ORACLE AMERICA TO PAY UNITED STATES $46 MILLION TO RESOLVE FALSE CLAIMS ACT ALLEGATIONS AGAINST SUN MICROSYSTEMS
Washington- Oracle America Inc. has agreed to pay the United States $46 million to settle claims that Sun Microsystems Inc., a corporation that merged with Oracle in 2010, submitted false claims and caused others to submit false claims to the General Services Administration (GSA) and other federal agencies, the Justice Department announced today.
This settlement resolves allegations under the False Claims Act (FCA) and Anti-Kickback Act that Sun knowingly paid kickbacks to systems integrator companies in return for recommendations that federal agencies purchase Sun’s products. Sun executed agreements with consulting companies that provided for the payment of fees each time the companies influenced a government agency to purchase a Sun product. These kickback allegations are part of a larger, ongoing investigation of government technology vendors that has resulted in settlements to date with six other companies.
The settlement also resolves claims under the FCA that Sun’s 1997 and 1999 GSA Schedule contracts were defectively priced because Sun provided incomplete and inaccurate information to GSA contracting officers during contract negotiations, as well as claims that the incomplete and inaccurate information resulted in defective pricing of Sun’s contract with the U.S. Postal Service and GSA Schedule contracts held by two resellers of Sun products. At the time Sun entered into its contracts with GSA to sell information technology products and services to federal agencies, applicable regulations and contract provisions required Sun to fully and accurately disclose to GSA how it conducted business in the commercial marketplace so that GSA could use that information to negotiate a fair price for government customers using the GSA contracts to purchase Sun products and services. The defective pricing information that Sun disclosed to GSA was subsequently relied on by the Postal Service in negotiating a contract with Sun, as well as by GSA in negotiating contracts with two resellers of Sun products.
“Kickbacks, illegal inducements, misrepresentations during contract negotiations – these undermine the integrity of the government procurement process and unnecessarily cost taxpayers money,” said Tony West, Assistant Attorney General for the Civil Division of the Department of Justice. “As this case demonstrates, we will take action against those who abuse the public contracting process.”
“In this district, we are committed to aggressively pursuing any actions in which the government has been defrauded,” said Christopher R. Thyer, U.S. Attorney for the Eastern District of Arkansas. “Ultimately, it is the taxpayers’ money at issue and our office works to protect the citizens of the United States.”
The allegations that Sun improperly paid kickbacks were first made in a lawsuit that whistleblowers Norman Rille and Neal Roberts filed in the U.S. District Court for the Eastern District of Arkansas in 2004. Under the FCA’s qui tam provisions, private citizens may file actions on behalf of the United States alleging the submission of false claims and share in any recovery. The United States intervened in the kickback allegations alleged in the complaint, and also added new claims that Sun defectively priced its GSA schedule contracts. The government’s defective pricing allegations were based on an audit conducted by the GSA Office of Inspector General, which concluded that Sun provided inaccurate information during contract negotiations.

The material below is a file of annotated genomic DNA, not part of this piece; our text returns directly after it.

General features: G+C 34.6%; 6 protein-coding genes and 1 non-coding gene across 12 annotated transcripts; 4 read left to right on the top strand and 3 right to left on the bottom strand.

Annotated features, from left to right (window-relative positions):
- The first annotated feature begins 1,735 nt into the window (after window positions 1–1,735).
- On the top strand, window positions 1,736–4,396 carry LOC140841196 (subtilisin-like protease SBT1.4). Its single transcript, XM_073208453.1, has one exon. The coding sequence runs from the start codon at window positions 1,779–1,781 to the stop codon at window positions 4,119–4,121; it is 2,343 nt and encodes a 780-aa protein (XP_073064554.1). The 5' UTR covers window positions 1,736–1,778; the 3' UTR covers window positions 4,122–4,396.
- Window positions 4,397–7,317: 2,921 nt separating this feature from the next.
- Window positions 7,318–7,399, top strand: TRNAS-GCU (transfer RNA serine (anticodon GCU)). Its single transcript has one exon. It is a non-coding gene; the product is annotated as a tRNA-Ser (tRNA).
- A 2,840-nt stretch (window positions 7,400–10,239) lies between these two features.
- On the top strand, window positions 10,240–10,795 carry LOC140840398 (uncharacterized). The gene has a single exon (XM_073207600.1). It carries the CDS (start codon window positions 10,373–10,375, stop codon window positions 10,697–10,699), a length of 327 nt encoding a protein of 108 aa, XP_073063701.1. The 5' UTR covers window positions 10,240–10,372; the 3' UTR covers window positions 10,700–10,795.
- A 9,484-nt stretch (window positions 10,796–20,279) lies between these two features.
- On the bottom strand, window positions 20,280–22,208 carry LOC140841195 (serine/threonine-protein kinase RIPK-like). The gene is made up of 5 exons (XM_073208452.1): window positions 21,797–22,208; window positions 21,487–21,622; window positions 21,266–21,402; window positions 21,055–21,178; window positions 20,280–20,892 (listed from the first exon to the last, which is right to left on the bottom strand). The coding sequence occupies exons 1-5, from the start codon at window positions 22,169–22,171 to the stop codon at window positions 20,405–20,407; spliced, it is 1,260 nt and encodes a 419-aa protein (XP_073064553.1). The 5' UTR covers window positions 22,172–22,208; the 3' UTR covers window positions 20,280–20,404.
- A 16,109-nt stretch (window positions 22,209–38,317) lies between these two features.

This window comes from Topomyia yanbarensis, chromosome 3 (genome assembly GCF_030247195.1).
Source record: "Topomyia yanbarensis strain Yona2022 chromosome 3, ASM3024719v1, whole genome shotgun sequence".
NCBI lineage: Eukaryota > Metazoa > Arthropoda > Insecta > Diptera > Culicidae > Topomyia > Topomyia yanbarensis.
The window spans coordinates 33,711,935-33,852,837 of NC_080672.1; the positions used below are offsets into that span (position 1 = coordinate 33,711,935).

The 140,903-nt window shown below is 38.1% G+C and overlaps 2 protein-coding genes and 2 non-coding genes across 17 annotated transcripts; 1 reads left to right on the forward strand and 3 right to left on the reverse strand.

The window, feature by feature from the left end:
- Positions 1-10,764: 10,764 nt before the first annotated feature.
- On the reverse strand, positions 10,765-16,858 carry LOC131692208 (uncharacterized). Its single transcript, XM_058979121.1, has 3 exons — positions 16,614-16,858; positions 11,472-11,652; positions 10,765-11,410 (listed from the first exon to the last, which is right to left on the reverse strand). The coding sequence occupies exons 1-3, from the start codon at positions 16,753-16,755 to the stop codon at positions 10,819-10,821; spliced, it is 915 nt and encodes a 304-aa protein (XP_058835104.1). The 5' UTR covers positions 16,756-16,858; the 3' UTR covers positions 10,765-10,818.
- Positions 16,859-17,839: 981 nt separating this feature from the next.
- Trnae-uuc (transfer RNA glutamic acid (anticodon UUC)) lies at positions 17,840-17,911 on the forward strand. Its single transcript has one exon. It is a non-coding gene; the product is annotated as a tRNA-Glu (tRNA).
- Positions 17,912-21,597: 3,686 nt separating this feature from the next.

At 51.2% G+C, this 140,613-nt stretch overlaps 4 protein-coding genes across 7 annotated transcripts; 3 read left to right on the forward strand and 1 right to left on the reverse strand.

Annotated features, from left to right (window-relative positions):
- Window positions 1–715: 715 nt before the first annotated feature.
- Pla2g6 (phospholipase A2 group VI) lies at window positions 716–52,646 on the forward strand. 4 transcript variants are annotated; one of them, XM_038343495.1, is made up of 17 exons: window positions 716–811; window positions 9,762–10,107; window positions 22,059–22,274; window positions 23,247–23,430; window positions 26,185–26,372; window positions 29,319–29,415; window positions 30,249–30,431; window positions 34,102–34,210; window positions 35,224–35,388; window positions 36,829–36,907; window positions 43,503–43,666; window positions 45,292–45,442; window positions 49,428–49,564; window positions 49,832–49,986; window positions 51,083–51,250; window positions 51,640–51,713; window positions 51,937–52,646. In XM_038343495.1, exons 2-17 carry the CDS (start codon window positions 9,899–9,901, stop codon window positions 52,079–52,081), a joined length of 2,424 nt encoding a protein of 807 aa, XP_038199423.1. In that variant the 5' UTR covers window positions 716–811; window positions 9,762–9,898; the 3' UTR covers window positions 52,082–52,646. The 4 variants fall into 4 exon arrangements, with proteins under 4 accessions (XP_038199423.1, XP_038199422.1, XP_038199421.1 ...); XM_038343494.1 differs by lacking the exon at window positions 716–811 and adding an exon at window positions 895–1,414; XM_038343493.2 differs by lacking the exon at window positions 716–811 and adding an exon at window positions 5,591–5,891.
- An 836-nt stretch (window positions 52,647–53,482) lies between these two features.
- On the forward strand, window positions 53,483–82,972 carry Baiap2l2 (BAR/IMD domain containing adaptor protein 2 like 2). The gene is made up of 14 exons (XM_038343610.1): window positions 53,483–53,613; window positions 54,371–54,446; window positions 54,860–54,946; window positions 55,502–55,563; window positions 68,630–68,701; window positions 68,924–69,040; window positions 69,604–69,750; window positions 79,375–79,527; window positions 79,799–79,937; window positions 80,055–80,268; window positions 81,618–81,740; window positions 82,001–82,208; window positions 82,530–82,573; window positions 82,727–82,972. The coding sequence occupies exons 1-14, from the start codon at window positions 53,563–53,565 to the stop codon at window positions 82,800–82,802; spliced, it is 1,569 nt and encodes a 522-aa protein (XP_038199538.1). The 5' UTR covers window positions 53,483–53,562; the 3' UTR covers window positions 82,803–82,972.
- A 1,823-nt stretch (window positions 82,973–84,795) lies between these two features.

“Our auditors did not waver. They pursued the facts until they got to the truth,” said GSA Inspector General Brian D. Miller. “This case shows that with a lot of hard work and tenacity, justice will prevail.”
“The U.S. Postal Service Office of Inspector General is firmly committed to pursuing possible fraud in Postal Service contracting. This settlement is a testament to that commitment,” said Brian E. Cropper, Assistant Special Agent in Charge, Major Fraud Investigations Division of the U.S. Postal Service Office of Inspector General.
“The Treasury Department’s Inspector General for Tax Administration is dedicated to ensuring that contractors working for the Internal Revenue Service are thoroughly scrutinized, and any scheme that denies the American people the absolute best value for its tax dollars will not be tolerated,” said J. Russell George, the Treasury Inspector General for Tax Administration.
“The American taxpayer expects the Department of Defense and the Department of Defense (DoD) Office of the Inspector General to be champions of fiscal accountability and acquisition integrity. Those who participate in corrupt procurement practices erode that public confidence and deny full support to America's armed forces. The Defense Criminal Investigative Service will continue to investigate violations of law and support the Justice Department in its efforts to uncover fraud in the federal procurement process,” said Edward T. Bradley, Special Agent in Charge, Northeast Field Office of DoD’s Defense Criminal Investigative Service.
The Assistant Attorney General acknowledges the contributions of the Civil Division of the Justice Department; the U.S. Attorney’s Office for the Eastern District of Arkansas; GSA’s Office of Inspector General; the U.S. Postal Service’s Office of Inspector General; the Treasury Department’s Inspector General for Tax Administration; DoD’s Office of Inspector, Defense Criminal Investigative Service; and the Department of Energy Office of Inspector General.
Christopher R. Thyer
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